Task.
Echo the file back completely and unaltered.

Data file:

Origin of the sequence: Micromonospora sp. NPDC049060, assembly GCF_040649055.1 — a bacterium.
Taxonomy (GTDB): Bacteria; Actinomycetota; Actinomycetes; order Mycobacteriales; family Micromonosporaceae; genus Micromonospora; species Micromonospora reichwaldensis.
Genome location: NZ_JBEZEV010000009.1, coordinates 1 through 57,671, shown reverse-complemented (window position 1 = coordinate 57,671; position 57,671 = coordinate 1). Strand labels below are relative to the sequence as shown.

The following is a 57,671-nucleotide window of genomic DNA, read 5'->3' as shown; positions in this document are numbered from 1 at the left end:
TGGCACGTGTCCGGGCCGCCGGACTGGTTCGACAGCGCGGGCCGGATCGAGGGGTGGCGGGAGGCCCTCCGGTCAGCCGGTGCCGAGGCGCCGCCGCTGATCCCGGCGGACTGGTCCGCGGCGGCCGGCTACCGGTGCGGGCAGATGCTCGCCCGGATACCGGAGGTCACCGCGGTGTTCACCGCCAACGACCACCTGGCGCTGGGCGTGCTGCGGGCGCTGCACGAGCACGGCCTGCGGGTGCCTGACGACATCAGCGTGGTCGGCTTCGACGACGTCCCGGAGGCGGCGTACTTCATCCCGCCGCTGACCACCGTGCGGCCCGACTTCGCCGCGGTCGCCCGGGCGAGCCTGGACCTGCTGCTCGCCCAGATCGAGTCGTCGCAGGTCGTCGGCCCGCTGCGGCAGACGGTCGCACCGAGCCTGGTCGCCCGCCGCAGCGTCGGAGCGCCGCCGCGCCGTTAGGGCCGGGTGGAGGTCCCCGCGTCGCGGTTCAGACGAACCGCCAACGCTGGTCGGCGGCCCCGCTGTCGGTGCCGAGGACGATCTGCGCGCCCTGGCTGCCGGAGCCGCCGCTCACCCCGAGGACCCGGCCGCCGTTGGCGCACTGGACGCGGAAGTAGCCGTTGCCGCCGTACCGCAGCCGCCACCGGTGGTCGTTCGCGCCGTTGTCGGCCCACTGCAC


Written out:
Origin of the sequence: Micromonospora sp. NPDC049060, assembly GCF_040649055.1 — a bacterium.
Taxonomy (GTDB): Bacteria; Actinomycetota; Actinomycetes; order Mycobacteriales; family Micromonosporaceae; genus Micromonospora; species Micromonospora reichwaldensis.
Genome location: NZ_JBEZEV010000009.1, coordinates 1 through 57,671, shown reverse-complemented (window position 1 = coordinate 57,671; position 57,671 = coordinate 1). Strand labels below are relative to the sequence as shown.

The following is a 57,671-nucleotide window of genomic DNA, read 5'->3' as shown; positions in this document are numbered from 1 at the left end:
TGGCACGTGTCCGGGCCGCCGGACTGGTTCGACAGCGCGGGCCGGATCGAGGGGTGGCGGGAGGCCCTCCGGTCAGCCGGTGCCGAGGCGCCGCCGCTGATCCCGGCGGACTGGTCCGCGGCGGCCGGCTACCGGTGCGGGCAGATGCTCGCCCGGATACCGGAGGTCACCGCGGTGTTCACCGCCAACGACCACCTGGCGCTGGGCGTGCTGCGGGCGCTGCACGAGCACGGCCTGCGGGTGCCTGACGACATCAGCGTGGTCGGCTTCGACGACGTCCCGGAGGCGGCGTACTTCATCCCGCCGCTGACCACCGTGCGGCCCGACTTCGCCGCGGTCGCCCGGGCGAGCCTGGACCTGCTGCTCGCCCAGATCGAGTCGTCGCAGGTCGTCGGCCCGCTGCGGCAGACGGTCGCACCGAGCCTGGTCGCCCGCCGCAGCGTCGGAGCGCCGCCGCGCCGTTAGGGCCGGGTGGAGGTCCCCGCGTCGCGGTTCAGACGAACCGCCAACGCTGGTCGGCGGCCCCGCTGTCGGTGCCGAGGACGATCTGCGCGCCCTGGCTGCCGGAGCCGCCGCTCACCCCGAGGACCCGGCCGCCGTTGGCGCACTGGACGCGGAAGTAGCCGTTGCCGCCGTACCGCAGCCGCCACCGGTGGTCGTTCGCGCCGTTGTCGGCCCACTGCAC